Thursday, January 31, 2008

Driving (Green) Responsibly

I had an inspiring call with a prospective "green" client today. A couple of reminders and came out of it.

First: In the green scheme, no one (or business) is perfect.
What is perfect is being on the path to making a difference.
I remember when I attended a green marketing seminar last year, speakers from a really worthy company called ICESTONE apologized to the audience for not have a ZERO carbon footprint. Maybe they were, like, a "one" -- or a "two." This company recycles glass into a more eco-friendly countertop material that is BEAUTIFUL. They hire and manufacture locally, encourage employees to bike to work, they are Cradle to Cradle certified ...and on and on. They are doing almost everything right, and what isn't perfect they are aiming to improve.

But they were apologetic. And that was when I realized our potential as a society for throwing stones at glass espousers. C'mon! If only we were all as close to a zero footprint as them! So, I think, if you're not on the path, get on it. If you're on it, take another step, or hopefully three!

Second: There's more to doing right as a company than being green(er).
My prospective client has gotten on the green path; eliminating plastic from the cafeteria, changing their lightbulbs, using post-consumer waste paper...the boss drives a Prius, etc. They've even started an employee green committee to start evangelizing more eco-conscious behavior. They are on the way, and looking to Moss Appeal Green to help them head further down the green brick road. GREAT!

So, in researching some of their stakeholders I discovered that their corporate parent has put extensive support behind supporting economically disadvantaged children and community programs. That's really their calling card. Not a lot of bucks behind environmental causes. But that's okay. (See above.)

Just as PR is one area of marketing, green is one area of social responsibility. And customers are looking to companies to demonstrate corporate social responsibility overall.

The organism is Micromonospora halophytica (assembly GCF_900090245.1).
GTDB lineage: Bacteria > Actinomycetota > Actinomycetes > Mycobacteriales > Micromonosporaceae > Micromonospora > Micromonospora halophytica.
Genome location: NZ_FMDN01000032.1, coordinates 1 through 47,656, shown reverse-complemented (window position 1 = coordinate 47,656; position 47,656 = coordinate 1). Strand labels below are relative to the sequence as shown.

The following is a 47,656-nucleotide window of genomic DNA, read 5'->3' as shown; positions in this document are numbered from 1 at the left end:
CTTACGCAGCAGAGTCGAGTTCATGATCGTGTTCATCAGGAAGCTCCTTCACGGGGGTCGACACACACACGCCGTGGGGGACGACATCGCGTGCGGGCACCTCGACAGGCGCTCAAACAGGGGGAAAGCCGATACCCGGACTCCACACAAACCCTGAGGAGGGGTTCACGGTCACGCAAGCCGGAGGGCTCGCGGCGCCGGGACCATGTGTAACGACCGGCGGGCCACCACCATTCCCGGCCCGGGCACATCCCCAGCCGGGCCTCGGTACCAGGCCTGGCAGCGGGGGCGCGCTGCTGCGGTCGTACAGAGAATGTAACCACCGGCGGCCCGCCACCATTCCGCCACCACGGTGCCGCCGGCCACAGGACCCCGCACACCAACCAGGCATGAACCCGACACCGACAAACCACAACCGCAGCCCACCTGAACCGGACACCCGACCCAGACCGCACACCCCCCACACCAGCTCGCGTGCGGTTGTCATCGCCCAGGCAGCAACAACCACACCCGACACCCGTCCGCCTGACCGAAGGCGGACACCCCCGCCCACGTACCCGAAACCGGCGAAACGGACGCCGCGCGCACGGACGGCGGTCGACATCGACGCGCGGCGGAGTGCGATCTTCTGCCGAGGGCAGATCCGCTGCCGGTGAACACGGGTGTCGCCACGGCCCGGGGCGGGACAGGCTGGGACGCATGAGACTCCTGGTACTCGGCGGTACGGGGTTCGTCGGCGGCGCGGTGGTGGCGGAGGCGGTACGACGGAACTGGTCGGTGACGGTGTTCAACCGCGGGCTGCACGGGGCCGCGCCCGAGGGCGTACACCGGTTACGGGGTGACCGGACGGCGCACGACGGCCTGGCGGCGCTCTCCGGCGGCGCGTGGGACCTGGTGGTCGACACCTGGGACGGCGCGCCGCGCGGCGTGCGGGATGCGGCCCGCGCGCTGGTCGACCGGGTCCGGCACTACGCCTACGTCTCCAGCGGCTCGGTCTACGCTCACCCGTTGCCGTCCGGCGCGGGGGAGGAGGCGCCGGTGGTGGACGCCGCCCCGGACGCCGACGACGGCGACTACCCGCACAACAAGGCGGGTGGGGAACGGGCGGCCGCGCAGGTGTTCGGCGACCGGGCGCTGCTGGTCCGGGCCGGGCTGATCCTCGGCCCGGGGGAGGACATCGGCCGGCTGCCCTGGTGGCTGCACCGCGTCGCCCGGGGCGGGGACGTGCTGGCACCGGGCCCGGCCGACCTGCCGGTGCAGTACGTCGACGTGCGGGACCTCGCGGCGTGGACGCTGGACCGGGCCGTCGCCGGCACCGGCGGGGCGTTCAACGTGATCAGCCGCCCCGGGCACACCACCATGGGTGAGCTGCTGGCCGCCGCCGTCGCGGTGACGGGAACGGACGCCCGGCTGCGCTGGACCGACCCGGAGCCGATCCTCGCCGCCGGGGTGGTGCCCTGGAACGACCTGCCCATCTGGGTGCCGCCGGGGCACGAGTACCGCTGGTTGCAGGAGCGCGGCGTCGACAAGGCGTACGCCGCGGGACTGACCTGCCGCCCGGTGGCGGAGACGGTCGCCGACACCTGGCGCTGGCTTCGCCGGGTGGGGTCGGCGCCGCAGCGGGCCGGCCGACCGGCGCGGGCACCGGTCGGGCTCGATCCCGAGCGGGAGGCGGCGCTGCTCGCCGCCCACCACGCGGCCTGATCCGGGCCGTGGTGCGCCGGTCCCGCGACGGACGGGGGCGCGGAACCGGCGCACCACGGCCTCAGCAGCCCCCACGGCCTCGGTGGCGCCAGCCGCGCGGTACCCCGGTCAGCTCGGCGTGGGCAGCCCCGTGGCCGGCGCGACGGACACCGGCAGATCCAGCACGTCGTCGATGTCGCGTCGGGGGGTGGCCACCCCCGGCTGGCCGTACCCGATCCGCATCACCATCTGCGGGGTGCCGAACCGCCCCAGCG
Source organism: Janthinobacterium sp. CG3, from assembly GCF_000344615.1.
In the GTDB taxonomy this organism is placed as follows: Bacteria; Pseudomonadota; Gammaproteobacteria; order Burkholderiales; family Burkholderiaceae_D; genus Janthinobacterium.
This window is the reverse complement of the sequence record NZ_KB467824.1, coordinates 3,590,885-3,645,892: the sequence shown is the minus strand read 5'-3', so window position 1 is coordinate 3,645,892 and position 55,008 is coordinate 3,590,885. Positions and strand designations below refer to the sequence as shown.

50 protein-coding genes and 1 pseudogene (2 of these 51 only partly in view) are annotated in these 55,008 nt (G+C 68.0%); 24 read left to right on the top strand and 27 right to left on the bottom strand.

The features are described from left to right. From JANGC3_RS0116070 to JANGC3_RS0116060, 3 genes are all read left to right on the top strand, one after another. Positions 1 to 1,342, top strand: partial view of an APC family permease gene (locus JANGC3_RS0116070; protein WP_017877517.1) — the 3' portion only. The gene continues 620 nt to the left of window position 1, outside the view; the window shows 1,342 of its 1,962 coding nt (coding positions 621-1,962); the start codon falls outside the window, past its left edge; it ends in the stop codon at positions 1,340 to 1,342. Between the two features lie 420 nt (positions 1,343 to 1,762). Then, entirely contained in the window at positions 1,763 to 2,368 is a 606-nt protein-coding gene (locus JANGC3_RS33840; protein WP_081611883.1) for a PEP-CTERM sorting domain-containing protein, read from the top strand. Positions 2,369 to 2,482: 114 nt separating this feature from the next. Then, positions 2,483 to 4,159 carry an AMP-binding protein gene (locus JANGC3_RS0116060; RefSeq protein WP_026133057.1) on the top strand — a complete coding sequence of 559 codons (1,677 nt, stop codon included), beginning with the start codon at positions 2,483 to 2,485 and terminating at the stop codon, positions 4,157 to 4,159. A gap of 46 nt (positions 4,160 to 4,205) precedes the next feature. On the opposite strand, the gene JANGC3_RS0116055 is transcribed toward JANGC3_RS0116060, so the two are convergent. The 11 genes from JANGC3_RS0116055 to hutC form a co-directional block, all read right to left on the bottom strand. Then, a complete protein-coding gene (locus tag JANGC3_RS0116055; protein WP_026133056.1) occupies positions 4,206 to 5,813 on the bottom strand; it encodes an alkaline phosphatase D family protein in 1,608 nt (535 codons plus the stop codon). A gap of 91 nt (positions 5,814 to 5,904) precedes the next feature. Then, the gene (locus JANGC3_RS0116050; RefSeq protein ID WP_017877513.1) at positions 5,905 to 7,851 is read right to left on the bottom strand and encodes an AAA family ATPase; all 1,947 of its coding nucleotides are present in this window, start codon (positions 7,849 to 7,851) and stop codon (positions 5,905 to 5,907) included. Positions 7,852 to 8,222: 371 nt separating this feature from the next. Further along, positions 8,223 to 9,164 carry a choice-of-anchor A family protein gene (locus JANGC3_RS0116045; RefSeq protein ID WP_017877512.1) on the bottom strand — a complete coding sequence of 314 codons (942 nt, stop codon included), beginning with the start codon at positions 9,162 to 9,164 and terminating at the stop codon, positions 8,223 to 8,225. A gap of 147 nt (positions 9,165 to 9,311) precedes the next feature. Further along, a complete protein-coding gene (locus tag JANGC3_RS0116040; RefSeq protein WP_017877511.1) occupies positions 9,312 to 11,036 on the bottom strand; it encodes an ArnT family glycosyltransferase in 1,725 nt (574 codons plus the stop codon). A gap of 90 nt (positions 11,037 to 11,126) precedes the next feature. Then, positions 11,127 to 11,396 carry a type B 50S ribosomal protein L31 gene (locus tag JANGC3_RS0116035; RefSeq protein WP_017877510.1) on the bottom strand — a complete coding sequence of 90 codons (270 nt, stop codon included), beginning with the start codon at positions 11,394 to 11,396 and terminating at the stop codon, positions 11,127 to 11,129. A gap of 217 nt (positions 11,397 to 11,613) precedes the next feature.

This reminded me of something I did some years back in a promotion created for IKEA. It was a cause-related promotion with a green element:

We tied a consumer promotion in to the Campaign to End Childhood Hunger. The theme was Improve Your World. We'd help “improve the world” through donations and matching contributions to the national program. We'd help improve the consumer's local world by awarding a dining room set to a winner from each store location and make a contribution in their name to an area food shelter. Finally, we did it all around Earth Day, and held in-store events that taught kids to “Plant an extra row” to help fight hunger.

So, my prospective client can start to impact change in their own back yard by first creating programs that are consistent with its owner's goal of giving back to the community, even if they are only tinted with green...Maybe a coat drive, to recycle for the benefit of area kids, for example.

The point is, any socially responsible program contributes to the greater good, and if honoring the "brand" of the corporate parents will help them get buy-in from the top down for more support, it will lead to respect from the very ground on up.

1 comment:

Anonymous said...

Hey EB

Great post and also great to see you today at Greener Gadgets!